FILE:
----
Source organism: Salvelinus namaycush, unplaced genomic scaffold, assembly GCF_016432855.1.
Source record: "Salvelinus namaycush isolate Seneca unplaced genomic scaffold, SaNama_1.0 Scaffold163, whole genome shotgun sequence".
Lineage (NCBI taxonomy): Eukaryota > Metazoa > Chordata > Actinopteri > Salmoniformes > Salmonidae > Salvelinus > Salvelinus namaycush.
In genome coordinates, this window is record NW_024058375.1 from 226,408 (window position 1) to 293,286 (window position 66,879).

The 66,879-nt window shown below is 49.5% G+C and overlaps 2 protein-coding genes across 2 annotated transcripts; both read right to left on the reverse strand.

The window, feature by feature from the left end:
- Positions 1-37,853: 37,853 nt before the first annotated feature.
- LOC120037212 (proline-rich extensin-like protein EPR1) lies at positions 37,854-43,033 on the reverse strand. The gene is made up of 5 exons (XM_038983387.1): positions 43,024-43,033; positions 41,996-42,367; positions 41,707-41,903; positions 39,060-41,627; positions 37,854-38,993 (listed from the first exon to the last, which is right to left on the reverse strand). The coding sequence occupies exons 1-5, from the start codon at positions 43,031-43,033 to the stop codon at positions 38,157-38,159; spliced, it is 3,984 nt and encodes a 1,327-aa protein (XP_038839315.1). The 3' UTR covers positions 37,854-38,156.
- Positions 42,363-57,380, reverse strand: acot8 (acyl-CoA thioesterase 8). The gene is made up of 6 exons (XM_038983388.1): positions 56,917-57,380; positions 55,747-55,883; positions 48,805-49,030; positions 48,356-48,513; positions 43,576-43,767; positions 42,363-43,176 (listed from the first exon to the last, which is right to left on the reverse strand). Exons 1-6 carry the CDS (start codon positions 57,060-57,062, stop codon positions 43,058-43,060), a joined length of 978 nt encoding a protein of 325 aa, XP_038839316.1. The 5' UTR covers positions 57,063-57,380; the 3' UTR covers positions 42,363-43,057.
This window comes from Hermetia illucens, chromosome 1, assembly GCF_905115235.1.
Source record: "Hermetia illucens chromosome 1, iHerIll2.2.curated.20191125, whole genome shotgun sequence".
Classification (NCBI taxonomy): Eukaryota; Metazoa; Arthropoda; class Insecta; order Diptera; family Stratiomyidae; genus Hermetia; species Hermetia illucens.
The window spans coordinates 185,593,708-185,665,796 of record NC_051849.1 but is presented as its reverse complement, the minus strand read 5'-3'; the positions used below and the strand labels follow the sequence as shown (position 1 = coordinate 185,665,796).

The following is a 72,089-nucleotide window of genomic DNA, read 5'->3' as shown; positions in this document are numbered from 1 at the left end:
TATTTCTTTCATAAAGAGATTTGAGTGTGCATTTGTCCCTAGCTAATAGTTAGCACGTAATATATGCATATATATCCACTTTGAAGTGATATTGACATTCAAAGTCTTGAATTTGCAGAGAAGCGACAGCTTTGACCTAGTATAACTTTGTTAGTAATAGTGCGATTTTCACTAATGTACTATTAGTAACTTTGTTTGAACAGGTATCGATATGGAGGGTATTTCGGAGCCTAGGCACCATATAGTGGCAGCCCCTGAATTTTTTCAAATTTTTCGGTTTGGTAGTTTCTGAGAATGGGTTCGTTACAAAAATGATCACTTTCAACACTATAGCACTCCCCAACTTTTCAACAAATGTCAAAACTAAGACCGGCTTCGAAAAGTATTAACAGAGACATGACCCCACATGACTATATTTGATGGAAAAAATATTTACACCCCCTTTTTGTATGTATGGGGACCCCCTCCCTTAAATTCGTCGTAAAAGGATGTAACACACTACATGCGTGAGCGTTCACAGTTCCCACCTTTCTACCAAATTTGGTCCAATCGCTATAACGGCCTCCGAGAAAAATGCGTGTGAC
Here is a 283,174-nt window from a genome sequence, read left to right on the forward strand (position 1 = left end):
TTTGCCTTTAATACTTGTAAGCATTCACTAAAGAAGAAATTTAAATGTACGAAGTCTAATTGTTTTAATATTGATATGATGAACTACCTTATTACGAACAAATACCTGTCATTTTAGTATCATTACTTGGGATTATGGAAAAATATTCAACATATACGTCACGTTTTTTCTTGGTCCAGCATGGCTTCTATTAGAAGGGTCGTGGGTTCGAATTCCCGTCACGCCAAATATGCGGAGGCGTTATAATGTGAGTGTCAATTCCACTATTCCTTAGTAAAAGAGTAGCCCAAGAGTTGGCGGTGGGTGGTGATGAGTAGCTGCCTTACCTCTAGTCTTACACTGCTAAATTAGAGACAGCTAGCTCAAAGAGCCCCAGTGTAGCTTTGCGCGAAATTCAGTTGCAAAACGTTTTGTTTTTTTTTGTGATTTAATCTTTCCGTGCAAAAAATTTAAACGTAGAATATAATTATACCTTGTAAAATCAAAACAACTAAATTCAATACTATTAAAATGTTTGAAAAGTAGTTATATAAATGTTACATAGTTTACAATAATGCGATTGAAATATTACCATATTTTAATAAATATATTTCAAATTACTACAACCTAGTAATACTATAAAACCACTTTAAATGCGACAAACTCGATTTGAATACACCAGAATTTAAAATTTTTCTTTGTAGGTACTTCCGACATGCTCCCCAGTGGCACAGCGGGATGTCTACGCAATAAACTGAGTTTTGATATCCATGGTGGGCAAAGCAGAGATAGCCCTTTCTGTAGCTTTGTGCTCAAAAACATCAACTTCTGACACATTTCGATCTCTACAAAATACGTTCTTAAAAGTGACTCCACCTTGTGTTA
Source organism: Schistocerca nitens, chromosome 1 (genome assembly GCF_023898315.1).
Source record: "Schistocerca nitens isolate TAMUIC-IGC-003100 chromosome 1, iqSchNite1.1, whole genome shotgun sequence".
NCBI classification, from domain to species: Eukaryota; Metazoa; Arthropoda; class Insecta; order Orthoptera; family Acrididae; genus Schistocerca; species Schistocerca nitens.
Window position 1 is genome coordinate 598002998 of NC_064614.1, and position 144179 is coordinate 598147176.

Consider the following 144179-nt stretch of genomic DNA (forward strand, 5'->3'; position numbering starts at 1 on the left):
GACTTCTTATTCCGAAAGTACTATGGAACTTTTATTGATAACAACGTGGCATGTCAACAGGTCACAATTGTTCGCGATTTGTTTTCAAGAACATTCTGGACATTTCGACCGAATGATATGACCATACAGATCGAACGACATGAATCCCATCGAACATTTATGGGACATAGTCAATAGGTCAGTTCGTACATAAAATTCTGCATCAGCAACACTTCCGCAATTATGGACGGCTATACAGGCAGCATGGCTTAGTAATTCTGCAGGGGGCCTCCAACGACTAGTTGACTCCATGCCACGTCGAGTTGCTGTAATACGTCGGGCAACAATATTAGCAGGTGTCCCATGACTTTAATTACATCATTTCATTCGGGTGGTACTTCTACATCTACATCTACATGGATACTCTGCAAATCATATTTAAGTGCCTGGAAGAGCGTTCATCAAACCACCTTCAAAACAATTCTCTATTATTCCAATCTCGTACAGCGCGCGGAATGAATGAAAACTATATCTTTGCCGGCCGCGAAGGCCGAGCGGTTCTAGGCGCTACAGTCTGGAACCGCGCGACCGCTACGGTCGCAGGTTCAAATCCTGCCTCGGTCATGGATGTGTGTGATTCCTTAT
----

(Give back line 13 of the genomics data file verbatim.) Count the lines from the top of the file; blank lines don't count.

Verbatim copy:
The window spans coordinates 185,593,708-185,665,796 of record NC_051849.1 but is presented as its reverse complement, the minus strand read 5'-3'; the positions used below and the strand labels follow the sequence as shown (position 1 = coordinate 185,665,796).